$$m = 36.19 \times Q_{\rm{{ACM - adjust}}}^{0.73}$$
Fig. 2: The relationship between the mass loss of the corrosion coupons and the electric quantity output by the ACM sensors.
figure 2

Error bars are the experimental results of three sets of coupons during the same period.

The R2 value of 0.996 confirms a very good fitting. According to Eq. (6), when an ACM sensor is in a stable environment, the correlation will not be proportional for long-term testing. Based on the data from recent literatures18,19, a lot of efforts had been put in to make the correlation of ACM sensor more meaningful and there was no better replacement for it so far.

Taking the derivative with respect to time based on Eq. (6), the correlation between the instantaneous natural corrosion rate of carbon steel r (g m−2 a−1) and the instantaneous ACM current IACM (nA) can be described as:

$$r = 0.83 \times Q_{\rm{{ACM - adjust}}}^{ - 0.27} \times I_{\rm{{ACM}}}$$

According to Eq. (7) and assuming r as a constant, the increase of QACM-adjust will lead to the increase of IACM, which is due to the growth of rust layer that increases the electric conductivity of thin liquid film. Before the rust layer stops growing, QACM-adjust increases with the growth of the thickness of the rust layer, and the hygroscopicity will also be enhanced due to the porous structure of the rust layer. Higher hygroscopicity is conducive to the resistance reduction of the thin liquid film and facilitates the transmission of ions electrons produced by galvanic corrosion. Hence, the increased electric quantity of the ACM sensors would enhance the instantaneous ACM current. Thus, Eq. (7) has great significance, which gives the relationship between corrosion rate and instantaneous ACM current. Based on Eqs. (6) and (7), the ACM current data and electric quantity data in Supplementary Fig. 1 and Fig. 1 were analyzed. The instantaneous corrosion rate and mass loss calculated are shown in Fig. 3.

Fig. 3: Full instantaneous (analyzed by ACM) data during ~12-month exposure test at six sites.
figure 3

a Corrosion rate (analyzed by ACM) and b mass loss.

According to the classification in ISO 922331, the environmental corrosivity of six monitored sites was shown in Supplementary Fig. 4 based on the natural corrosion rate data from Fig. 2. By the visual observation in Supplementary Fig. 4, accurately evaluate the damage of carbon steel was difficult through simply classifying the environmental corrosivity. The corrosion rate in Hangzhou was 10 times larger than Tulufan, whereas they all belonged to C2 level.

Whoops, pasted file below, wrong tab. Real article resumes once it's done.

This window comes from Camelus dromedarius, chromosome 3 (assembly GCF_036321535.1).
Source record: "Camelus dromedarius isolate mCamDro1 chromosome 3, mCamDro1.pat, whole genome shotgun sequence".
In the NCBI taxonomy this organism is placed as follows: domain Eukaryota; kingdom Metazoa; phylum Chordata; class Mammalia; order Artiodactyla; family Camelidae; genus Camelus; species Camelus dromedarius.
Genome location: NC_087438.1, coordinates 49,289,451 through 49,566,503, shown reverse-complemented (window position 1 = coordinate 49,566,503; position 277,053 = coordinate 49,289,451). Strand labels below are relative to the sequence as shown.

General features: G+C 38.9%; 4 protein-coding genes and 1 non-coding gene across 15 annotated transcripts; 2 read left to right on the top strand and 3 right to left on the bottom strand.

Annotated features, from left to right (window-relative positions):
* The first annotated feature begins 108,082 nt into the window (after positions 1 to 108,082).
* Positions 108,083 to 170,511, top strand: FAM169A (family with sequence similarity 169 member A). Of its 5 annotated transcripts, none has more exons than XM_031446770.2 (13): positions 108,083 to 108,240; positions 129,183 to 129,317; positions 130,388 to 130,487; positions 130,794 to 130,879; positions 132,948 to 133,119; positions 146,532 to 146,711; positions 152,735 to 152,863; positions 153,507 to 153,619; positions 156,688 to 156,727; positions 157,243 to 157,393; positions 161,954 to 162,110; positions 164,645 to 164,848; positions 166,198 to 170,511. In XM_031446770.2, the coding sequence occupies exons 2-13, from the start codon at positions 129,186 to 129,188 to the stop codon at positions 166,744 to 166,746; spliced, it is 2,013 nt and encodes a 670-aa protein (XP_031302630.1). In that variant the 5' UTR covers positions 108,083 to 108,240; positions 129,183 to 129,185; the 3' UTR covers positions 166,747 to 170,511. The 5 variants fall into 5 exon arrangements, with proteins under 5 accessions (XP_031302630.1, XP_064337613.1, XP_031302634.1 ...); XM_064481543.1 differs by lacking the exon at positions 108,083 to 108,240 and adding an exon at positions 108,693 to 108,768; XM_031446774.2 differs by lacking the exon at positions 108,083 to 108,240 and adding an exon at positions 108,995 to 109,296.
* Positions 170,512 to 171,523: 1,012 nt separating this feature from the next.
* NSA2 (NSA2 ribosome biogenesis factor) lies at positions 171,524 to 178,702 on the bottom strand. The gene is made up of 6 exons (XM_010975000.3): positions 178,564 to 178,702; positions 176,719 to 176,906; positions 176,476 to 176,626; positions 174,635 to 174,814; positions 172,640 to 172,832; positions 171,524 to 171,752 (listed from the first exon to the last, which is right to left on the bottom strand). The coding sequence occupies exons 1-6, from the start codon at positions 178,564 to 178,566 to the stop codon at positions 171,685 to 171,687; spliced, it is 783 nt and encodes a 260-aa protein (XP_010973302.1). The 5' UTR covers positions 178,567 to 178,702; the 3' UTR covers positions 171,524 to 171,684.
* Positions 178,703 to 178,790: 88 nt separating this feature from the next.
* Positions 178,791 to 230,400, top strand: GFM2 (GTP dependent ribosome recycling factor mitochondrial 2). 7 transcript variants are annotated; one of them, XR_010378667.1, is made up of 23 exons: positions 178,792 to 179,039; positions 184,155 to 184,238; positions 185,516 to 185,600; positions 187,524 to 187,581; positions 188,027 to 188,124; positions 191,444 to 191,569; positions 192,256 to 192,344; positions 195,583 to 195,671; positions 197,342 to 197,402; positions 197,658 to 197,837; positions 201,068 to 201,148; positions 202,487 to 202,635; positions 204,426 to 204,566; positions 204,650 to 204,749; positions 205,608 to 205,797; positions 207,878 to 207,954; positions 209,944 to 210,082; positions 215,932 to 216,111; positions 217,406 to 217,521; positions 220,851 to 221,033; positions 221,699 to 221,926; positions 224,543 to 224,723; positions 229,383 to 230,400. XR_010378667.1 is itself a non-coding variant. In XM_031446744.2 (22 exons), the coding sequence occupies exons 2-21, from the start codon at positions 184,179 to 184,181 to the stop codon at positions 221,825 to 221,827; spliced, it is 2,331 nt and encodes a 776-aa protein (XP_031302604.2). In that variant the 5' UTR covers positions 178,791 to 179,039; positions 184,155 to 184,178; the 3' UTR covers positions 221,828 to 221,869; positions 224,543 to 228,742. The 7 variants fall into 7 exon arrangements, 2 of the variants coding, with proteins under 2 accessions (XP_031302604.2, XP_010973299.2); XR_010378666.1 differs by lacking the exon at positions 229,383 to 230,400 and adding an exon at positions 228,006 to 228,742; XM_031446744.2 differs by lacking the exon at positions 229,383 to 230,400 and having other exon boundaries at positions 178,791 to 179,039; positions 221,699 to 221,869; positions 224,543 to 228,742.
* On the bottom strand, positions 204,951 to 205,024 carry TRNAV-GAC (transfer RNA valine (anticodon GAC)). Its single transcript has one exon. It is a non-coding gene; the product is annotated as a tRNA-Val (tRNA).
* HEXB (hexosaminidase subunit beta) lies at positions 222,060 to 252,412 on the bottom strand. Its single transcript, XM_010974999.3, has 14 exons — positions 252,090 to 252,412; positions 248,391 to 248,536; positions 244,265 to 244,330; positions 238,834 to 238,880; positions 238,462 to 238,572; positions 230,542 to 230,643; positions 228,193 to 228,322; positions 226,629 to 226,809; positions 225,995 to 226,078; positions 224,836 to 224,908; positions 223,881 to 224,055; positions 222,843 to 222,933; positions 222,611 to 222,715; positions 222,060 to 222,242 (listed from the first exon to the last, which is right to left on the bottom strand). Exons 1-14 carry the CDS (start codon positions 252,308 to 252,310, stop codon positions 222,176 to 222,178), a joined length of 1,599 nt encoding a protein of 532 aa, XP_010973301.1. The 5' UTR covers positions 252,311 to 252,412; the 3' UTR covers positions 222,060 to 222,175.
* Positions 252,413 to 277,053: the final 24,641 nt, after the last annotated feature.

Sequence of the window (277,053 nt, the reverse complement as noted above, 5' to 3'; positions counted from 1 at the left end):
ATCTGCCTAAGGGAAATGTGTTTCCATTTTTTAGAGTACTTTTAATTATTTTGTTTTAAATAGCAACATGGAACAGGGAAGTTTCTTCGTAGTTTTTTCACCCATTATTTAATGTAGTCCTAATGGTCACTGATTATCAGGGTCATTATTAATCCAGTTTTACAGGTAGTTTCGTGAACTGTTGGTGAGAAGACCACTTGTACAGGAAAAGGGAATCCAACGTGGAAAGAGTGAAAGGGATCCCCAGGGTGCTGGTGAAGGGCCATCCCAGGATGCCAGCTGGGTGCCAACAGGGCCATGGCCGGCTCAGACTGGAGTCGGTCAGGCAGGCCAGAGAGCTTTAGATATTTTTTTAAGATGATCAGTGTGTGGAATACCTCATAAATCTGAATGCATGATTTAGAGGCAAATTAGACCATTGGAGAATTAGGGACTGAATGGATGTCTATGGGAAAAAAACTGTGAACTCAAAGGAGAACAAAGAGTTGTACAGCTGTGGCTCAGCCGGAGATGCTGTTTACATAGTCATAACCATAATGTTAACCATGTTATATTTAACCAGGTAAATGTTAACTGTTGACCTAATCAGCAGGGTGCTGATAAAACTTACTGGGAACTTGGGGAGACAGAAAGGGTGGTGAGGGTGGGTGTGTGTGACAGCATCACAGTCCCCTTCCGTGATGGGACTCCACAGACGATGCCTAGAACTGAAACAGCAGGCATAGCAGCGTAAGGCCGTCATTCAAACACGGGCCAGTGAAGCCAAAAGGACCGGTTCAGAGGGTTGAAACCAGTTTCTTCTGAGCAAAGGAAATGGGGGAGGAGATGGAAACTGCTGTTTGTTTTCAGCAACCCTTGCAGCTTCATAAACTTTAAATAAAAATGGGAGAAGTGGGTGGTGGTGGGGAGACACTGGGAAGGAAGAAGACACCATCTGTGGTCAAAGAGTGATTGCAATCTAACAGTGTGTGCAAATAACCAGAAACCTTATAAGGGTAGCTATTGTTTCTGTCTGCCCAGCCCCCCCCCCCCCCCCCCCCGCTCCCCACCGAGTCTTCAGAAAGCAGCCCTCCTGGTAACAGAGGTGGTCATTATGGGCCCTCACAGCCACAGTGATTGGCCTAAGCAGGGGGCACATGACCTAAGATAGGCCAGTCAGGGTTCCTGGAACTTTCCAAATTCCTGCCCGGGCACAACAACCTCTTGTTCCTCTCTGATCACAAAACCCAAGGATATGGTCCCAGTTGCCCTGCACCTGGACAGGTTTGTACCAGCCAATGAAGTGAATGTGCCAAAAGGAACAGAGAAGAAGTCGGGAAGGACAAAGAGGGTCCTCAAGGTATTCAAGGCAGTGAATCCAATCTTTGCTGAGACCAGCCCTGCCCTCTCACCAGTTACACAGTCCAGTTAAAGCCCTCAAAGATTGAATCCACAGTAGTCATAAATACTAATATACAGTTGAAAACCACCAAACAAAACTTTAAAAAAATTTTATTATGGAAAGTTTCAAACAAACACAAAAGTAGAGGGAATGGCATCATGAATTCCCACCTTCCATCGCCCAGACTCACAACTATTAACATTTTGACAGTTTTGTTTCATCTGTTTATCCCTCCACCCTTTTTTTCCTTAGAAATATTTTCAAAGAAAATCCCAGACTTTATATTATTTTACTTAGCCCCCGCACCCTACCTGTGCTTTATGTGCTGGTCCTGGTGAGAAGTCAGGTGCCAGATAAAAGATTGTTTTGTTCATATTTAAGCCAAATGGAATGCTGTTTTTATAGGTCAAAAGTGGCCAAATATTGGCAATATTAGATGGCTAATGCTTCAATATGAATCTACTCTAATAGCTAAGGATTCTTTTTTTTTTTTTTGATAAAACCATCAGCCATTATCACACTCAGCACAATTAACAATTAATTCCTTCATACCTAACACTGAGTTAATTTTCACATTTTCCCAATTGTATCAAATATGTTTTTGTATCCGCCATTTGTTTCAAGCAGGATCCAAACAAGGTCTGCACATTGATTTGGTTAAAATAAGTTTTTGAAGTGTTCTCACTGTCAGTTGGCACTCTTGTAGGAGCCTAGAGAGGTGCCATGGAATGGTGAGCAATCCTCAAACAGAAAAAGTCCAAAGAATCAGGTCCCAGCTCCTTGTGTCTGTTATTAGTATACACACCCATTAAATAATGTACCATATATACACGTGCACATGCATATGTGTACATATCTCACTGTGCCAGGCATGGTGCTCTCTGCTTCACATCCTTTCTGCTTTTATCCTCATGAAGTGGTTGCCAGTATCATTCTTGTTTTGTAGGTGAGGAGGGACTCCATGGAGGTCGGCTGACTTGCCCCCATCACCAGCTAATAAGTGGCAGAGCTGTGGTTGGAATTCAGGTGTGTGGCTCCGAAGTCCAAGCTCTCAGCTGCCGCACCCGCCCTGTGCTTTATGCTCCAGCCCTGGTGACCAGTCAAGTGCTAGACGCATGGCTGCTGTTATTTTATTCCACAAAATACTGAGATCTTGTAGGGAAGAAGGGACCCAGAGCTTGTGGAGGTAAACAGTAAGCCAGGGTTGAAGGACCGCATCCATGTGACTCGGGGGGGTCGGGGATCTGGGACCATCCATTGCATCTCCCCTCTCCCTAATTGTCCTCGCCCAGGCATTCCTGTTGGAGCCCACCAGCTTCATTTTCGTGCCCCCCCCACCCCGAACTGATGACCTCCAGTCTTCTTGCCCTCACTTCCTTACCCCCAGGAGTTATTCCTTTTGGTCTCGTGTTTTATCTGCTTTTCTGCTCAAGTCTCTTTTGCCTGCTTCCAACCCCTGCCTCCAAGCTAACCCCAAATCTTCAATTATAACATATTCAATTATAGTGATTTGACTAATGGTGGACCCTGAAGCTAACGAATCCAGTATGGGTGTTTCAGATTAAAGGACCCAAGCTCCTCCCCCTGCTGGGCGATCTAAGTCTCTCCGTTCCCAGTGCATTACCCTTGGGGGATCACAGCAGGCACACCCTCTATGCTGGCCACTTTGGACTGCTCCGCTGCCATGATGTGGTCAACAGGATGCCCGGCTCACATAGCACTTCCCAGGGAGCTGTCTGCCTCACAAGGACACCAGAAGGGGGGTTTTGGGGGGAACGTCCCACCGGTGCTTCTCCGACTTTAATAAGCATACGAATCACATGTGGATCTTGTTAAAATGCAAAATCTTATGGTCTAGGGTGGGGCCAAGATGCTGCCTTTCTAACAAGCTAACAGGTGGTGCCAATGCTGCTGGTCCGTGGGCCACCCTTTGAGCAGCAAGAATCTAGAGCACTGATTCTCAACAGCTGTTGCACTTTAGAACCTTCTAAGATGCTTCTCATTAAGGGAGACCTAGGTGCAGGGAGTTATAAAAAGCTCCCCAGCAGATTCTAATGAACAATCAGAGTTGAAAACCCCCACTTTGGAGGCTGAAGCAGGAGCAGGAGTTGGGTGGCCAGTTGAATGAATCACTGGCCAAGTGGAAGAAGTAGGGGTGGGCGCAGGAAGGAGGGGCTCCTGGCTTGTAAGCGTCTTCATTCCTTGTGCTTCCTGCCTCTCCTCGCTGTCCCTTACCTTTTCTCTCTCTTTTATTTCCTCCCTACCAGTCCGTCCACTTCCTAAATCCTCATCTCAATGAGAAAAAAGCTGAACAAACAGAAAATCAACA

In order to precisely characterize the environmental corrosivity, the minutely time distributions of corrosivity classification at six sites were counted based on the data in Fig. 3a, and the statistical results were shown in Fig. 4. Compare Supplementary Fig. 4 with Fig. 4, the macroscopic classification level of the environmental corrosivity in all sites was higher than the level with the longest distribution in microscopic time except Hangzhou (e.g., the macroscopic classification level in Sanya was C3 in Supplementary Fig. 4, meanwhile the level with the longest distribution in microscopic time was C2 in Fig. 4). In addition, each monitored environment covered C1 to CX level in the microscopic time during the monitoring period. Even Tulufan own 0.1% ratio of monitoring time in CX level. This phenomenon led to a new understanding of atmospheric corrosivity in exposed outdoor environments.

Fig. 4: The results of minutely time distributions of corrosivity classification at six sites.
figure 4

a Tulufan, b Beijing, c Wuhan, d Hangzhou, e Sanya, and f Qingdao.

For exploring the method which could precisely characterize the damage degree of carbon steel in atmospheric environments, the relationship between the natural corrosion rate and the time ratio of different corrosivity level was counted based on the data in Figs. 2 and 4. The results were shown in Supplementary Fig. 5. From Supplementary Fig. 5ad, the data performed irregular. However, a positive correlation trend was observed in Supplementary Fig. 5e, and this law was more obvious in Supplementary Fig. 5f. Therefore, the time proportion of CX level was able to effectively represent the macroscopic corrosivity, and it should be more accurate than the traditional corrosion classification method. This method of characterizing environmental corrosivity by counting the time ratio in CX level provides the possibility in shortening the evaluation period of environmental corrosivity.

Prediction of atmospheric corrosion by RF

Traditional methods to predict the corrosion rate of carbon steel generally follow ISO 9223-2012, which is based on annual corrosion data and is incapable to reflect the details of corrosion in dynamic atmospheres32,33. Machine learning models have powerful automated patterns searching capability, may accurately predict the atmospheric corrosion in dynamic environments.

In order to predict the atmospheric corrosion of carbon steels, multiple environmental factors were collected. Due to its typical atmosphere environment, Qingdao was selected for this purpose. The deposition of chloride ions was measured monthly using the dry plate method at Qingdao site and the results are shown in Fig. 5. In Supplementary Fig. 6, the complete environmental data that were involved in this study refers to corrosive factors, including the meteorological data (i.e., daily average temperature, RH, rainfall rate and wind speed) and the environmental pollutants data (i.e., SO2, NO2, PM2.5, PM10 and the cumulative deposition of chloride). In the modeling, the growth of rust layers were also considered as a corrosive factor, which were indirectly characterized by the mass loss in Fig. 3b. It is difficult to directly visualize the influences of all these corrosive factors on the atmospheric corrosion behavior of carbon steels by comparing the r variations in Fig. 3a.